Abstract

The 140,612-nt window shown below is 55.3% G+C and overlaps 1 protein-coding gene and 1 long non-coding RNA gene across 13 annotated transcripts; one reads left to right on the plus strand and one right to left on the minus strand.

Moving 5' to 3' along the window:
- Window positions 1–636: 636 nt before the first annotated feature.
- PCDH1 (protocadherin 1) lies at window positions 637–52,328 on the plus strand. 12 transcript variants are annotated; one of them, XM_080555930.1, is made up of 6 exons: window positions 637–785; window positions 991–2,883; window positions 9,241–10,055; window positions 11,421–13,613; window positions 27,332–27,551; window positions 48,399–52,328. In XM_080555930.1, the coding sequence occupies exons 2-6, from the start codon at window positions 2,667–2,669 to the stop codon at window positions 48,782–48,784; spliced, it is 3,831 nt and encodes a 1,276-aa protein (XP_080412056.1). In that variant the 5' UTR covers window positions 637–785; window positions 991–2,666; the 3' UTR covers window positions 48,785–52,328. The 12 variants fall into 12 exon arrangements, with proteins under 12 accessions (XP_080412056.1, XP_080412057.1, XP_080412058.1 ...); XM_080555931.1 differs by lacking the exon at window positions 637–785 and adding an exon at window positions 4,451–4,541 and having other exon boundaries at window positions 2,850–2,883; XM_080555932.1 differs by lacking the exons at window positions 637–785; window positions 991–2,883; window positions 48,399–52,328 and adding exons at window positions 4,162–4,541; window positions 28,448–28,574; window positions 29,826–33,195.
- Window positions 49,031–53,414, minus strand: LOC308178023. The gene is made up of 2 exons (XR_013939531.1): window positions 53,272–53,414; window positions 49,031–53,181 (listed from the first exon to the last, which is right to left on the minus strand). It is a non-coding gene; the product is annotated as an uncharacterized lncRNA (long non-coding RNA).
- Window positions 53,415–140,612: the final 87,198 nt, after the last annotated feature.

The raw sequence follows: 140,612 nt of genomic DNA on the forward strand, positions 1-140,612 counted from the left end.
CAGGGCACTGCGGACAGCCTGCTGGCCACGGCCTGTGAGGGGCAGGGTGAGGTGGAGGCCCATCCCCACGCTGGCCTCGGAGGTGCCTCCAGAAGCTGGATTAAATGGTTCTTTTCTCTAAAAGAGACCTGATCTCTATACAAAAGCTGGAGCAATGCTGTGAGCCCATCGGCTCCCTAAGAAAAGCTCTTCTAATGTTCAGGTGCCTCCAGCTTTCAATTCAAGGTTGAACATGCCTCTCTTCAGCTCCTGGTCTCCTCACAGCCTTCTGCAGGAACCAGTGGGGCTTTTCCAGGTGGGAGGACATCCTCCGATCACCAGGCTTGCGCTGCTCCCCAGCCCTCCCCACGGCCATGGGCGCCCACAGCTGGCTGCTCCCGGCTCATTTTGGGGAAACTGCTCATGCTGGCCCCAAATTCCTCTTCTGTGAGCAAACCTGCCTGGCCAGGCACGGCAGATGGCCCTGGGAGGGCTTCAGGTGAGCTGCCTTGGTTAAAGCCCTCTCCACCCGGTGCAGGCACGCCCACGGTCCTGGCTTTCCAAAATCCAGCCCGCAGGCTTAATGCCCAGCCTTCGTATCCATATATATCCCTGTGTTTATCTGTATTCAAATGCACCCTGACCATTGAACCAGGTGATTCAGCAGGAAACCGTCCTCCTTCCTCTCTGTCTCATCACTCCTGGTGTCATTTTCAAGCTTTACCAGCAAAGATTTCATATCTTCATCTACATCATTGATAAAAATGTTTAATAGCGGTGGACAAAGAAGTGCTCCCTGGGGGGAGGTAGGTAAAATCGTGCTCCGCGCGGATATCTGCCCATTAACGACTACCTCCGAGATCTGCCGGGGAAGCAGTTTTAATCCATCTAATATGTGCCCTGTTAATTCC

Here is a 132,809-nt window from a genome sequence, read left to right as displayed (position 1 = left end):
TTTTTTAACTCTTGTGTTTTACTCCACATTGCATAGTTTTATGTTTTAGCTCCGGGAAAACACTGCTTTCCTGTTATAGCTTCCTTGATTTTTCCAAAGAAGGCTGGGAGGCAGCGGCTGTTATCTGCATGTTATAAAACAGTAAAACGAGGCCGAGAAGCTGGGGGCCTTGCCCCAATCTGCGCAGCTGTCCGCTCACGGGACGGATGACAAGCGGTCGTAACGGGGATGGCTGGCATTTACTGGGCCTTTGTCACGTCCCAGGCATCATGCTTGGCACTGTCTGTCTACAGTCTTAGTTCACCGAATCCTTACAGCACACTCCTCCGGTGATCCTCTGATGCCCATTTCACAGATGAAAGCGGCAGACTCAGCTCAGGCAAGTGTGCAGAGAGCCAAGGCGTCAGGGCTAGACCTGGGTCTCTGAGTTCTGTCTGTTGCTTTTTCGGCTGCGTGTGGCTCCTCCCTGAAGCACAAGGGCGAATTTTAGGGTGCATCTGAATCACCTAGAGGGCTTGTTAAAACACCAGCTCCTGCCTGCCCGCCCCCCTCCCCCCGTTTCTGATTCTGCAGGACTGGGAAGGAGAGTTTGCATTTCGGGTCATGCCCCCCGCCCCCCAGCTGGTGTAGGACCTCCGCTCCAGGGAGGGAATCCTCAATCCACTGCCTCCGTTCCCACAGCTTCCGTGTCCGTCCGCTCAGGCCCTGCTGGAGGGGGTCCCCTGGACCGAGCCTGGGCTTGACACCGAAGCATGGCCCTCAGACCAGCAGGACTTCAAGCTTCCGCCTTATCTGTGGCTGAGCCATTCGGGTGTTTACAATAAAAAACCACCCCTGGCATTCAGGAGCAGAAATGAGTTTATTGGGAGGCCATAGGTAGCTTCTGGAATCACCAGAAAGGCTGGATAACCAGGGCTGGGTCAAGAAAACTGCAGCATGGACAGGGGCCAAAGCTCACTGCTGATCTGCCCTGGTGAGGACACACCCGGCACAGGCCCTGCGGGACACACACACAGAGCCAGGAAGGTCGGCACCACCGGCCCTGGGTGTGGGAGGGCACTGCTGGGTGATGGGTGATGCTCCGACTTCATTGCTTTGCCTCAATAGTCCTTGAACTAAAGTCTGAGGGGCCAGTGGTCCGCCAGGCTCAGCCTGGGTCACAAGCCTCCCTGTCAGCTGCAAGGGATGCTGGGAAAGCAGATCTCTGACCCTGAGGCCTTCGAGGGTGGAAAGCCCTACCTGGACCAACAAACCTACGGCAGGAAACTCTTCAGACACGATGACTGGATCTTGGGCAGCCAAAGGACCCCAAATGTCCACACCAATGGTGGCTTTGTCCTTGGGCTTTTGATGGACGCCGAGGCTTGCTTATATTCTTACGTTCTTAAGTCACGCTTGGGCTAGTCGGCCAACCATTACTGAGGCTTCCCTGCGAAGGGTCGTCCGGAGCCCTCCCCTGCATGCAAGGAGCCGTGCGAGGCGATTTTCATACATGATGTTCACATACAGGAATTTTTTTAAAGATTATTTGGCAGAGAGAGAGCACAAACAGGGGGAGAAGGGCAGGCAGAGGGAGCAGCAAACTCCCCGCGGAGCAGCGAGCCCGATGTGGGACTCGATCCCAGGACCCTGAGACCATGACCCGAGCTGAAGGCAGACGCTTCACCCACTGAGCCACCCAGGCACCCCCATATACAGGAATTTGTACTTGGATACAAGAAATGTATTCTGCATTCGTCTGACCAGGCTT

Agave cocui (Agavaceae) is a species with broad distribution in arid and semiarid areas of Venezuela and Colombia. Despite of its ecological importance as a source of food for wildlife, and its economic value for production of a spirit drink, studies on the reproductive ecology of the species are relatively rare. In this study, we conducted a oneyear evaluation of the flowering and fruiting phenology of A. cocui in the eight representative localities of the species? distribution in Venezuela. Within each study site, we chose an area with a minimum of 50 reproductive individuals and followed their reproductive phenophases with the help of binoculars, using six qualitative cathegories (emerging reproductive stalk, flowers, inmature fruits, mature fruits, bulbils and dry stalk) every two months. Emergence of the reproductive stalk in most of the examined populations began in September (rainy season), although this event delayed two months in a few populations. We detected significant negative correlations between precipitation and the percentage of flowering occurrence in four of the eight populations. Floral resources are available for flower visitors during approximately five months of the year (January-May). In most populations production of flowers initiated in January (dry season), and for Western Venezuela and Andean regions, the flowering main peak occurred in January. Localities from the Central and Eastern Coast exhibited the flowering peak in March, showing a delay of approximately two months with respect to other populations. Beginning of fruit set varied among localities from January to May; however, peak production of mature fruits concentrated in May, and fruit occurrence varied broadly between 5.2 and 85%. Bulbil production was detected in all populations and varied greatly among them (maximum percentage per population: 26.19-92.10%). High flowering synchronicity (Phenophase Overlapping Index: 0.756 and 0.999) was observed among all populations monitored in Western Venezuela, including the Andean localities. This condition might facilitate the existence of a nectar corridor from the Western Coast and nearby islands, to the Andean arid patches, which could be potentially used by nectar-feeding bats and birds dependent on agave flowers during part of the year.